Humanitarian action saves lives by delivering supplies following a disaster. To effectively prepare, large humanitarian organizations solve optimization models to allocate inventory minimizing expected time-to-respond. However, these organizations also rely on transportation carriers to deliver this inventory, a feature often omitted from such models. Part of the reason is that capacity data on third-party carriers are scant. Nevertheless, there is value in humanitarian organizations asking themselves the following: how should such data be incorporated into a model; how important is it to incorporate transportation capacities; where is it worth increasing transportation capacity? Building on previous inventory optimization models, we partner with the United States Federal Emergency Management Agency (FEMA) to answer these questions by incorporating transportation market capacity. Using public and proprietary data sets, we first approximate the trucking capacity near FEMA's warehouses. We develop intuitive metrics that guide practitioners to make decisions, understand trade-offs in complex networks, and negotiate contracts. We show that when optimizing inventory, ignoring trucking capacity can lead to up to 18% higher response times. In discussions with FEMA, our research has guided strategic inventory deployment and has been a catalyst in a new initiative for transportation contracting.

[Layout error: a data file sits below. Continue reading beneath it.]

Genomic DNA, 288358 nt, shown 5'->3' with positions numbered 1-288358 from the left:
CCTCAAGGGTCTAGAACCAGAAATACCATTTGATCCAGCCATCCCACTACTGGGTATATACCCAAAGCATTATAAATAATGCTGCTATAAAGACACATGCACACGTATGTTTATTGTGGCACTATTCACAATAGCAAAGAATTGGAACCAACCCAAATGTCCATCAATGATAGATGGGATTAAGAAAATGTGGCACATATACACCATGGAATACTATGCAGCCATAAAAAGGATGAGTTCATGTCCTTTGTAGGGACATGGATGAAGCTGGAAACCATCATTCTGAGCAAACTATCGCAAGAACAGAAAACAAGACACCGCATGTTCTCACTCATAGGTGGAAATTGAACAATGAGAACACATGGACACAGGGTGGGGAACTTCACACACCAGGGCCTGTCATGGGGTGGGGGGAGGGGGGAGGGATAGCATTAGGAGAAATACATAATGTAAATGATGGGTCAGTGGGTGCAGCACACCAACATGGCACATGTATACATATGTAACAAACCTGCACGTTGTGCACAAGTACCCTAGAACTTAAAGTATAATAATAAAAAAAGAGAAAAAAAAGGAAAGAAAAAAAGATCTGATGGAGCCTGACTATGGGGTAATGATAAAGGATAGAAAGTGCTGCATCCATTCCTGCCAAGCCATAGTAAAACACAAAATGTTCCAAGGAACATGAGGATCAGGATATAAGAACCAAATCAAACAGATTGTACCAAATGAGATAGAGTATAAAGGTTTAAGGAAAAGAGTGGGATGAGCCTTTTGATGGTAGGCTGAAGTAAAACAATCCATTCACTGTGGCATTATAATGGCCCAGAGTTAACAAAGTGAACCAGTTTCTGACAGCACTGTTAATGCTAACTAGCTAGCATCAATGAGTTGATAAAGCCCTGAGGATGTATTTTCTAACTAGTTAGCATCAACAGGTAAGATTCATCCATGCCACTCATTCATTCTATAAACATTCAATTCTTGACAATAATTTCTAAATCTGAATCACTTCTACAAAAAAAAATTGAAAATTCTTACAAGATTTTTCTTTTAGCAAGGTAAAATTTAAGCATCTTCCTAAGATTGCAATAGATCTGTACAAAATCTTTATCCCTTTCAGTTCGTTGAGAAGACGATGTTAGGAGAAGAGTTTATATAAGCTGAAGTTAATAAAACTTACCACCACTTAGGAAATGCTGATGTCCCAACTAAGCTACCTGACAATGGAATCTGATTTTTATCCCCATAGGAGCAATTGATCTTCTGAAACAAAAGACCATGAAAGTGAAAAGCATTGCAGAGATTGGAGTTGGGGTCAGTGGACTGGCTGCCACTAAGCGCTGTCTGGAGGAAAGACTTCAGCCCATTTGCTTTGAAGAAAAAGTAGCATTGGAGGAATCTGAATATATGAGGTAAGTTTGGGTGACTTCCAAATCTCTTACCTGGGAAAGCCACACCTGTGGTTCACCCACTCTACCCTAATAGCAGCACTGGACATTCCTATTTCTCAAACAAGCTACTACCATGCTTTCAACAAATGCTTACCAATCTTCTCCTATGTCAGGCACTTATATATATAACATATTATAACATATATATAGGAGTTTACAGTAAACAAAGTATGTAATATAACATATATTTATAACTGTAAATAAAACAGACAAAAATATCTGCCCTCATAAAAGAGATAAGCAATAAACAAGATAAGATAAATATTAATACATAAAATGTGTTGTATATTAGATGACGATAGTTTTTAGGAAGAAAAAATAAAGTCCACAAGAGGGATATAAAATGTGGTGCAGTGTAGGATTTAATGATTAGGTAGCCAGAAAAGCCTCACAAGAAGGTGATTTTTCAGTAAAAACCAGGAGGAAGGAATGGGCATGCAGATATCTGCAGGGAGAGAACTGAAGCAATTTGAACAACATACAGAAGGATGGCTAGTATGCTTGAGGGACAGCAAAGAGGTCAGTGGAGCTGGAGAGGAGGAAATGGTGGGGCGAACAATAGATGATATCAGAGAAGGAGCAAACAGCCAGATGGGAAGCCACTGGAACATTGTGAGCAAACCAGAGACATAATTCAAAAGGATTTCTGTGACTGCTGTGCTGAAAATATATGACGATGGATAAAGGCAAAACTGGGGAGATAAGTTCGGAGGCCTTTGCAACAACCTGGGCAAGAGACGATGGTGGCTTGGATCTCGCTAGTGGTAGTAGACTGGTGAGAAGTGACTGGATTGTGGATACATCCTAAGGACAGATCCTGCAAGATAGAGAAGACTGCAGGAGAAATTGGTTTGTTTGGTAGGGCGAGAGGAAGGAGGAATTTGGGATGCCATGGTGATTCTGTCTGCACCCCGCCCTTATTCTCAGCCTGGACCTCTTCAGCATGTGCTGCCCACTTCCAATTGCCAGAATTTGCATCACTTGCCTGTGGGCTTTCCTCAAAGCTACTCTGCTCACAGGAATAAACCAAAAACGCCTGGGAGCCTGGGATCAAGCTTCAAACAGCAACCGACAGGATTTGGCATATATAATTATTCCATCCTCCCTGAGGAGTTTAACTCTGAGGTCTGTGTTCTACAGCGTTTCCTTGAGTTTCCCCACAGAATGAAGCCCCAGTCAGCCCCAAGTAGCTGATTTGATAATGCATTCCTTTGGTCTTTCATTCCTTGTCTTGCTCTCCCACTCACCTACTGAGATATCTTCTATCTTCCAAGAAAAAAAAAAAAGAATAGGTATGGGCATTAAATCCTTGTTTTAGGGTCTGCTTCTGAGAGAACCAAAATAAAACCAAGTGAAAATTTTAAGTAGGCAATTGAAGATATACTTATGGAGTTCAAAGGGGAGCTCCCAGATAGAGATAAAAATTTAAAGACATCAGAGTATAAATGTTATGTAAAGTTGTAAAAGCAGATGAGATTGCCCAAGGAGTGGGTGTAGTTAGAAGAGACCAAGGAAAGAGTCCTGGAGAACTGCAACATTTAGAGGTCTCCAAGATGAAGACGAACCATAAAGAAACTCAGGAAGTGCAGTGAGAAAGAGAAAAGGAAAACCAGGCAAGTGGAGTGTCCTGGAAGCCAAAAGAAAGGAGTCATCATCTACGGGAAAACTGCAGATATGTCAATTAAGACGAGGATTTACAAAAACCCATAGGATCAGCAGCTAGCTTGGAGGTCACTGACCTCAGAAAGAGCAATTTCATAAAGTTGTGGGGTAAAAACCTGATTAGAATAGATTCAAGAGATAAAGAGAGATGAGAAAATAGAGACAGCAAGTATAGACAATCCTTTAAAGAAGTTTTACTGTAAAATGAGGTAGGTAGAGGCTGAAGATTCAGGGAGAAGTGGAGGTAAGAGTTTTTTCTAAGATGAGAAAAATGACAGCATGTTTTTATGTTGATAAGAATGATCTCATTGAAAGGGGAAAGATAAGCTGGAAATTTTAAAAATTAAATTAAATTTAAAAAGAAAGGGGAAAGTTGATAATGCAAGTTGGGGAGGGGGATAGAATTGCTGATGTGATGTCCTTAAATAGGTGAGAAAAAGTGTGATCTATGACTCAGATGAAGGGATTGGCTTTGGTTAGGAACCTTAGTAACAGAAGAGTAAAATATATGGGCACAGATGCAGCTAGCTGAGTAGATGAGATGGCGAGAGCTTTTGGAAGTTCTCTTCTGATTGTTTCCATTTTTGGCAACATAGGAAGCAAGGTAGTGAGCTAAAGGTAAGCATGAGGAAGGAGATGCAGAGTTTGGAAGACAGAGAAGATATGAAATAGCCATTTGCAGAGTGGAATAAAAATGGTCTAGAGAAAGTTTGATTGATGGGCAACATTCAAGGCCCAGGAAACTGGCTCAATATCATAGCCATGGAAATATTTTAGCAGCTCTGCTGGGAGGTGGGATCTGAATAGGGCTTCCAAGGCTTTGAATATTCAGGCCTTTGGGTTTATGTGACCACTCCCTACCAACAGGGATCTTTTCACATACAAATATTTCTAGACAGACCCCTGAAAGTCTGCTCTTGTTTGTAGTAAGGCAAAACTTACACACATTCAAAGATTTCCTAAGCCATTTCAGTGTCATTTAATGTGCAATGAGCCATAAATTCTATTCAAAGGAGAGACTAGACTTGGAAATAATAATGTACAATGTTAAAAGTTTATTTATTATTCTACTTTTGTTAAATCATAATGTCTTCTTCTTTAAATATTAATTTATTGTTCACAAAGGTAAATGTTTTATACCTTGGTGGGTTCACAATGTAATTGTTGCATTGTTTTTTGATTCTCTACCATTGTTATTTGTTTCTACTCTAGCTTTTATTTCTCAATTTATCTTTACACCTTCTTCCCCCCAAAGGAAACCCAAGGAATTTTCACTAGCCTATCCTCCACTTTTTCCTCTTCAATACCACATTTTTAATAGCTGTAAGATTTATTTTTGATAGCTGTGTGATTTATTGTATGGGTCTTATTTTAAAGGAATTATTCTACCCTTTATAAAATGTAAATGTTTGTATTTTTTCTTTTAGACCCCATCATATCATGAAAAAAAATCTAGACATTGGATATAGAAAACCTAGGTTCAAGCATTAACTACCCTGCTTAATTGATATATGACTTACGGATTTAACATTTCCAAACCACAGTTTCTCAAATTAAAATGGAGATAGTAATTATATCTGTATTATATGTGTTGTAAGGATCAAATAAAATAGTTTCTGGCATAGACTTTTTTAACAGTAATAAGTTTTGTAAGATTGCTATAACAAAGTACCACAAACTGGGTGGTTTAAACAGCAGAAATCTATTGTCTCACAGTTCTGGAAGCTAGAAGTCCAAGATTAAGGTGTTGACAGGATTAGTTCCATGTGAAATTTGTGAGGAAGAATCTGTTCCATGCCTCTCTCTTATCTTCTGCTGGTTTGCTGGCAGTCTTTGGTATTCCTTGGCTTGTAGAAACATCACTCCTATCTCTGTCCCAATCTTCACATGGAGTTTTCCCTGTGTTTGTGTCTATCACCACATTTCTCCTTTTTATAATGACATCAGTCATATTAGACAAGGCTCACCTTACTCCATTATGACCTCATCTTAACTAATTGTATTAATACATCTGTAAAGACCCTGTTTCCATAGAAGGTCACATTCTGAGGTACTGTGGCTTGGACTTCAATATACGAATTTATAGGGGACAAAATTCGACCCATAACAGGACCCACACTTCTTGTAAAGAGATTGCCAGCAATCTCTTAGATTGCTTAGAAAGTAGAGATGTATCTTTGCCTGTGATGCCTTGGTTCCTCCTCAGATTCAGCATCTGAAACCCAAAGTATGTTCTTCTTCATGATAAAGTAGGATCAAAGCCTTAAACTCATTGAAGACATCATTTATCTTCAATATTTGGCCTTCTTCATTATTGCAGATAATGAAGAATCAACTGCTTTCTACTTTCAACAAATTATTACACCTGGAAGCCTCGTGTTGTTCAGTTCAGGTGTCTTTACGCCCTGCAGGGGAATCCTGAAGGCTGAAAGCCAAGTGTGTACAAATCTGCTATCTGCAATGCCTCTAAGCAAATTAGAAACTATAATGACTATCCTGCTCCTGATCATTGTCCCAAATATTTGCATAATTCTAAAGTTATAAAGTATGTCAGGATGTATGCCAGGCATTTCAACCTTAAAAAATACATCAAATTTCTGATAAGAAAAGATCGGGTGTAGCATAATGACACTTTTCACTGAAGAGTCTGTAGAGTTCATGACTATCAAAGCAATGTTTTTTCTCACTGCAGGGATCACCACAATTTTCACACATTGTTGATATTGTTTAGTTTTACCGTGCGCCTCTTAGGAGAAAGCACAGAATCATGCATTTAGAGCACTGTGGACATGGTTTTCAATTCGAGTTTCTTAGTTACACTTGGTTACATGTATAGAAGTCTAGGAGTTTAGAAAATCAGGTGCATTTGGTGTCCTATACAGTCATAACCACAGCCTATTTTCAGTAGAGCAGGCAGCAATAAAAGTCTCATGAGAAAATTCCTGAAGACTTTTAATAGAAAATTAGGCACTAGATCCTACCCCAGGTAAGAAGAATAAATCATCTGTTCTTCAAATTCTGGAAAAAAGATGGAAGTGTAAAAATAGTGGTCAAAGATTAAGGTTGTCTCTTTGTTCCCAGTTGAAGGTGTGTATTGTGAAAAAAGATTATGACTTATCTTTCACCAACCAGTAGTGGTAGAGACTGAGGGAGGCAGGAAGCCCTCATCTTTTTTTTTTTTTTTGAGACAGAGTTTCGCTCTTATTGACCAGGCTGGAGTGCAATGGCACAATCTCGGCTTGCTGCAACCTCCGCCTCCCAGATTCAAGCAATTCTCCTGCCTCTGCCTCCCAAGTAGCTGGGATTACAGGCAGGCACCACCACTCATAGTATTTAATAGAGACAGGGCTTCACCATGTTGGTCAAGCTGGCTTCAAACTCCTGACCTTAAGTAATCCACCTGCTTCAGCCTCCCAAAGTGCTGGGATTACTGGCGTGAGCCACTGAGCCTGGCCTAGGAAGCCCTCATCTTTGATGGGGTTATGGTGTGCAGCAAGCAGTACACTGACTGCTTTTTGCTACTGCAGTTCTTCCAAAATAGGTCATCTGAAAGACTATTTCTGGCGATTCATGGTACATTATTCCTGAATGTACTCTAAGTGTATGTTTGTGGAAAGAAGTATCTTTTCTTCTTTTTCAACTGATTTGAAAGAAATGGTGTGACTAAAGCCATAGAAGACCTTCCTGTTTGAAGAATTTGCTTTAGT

All Science Journal Classification (ASJC) codes
- Business, Management and Accounting(all)
- Strategy and Management
- Information Systems and Management
- Management of Technology and Innovation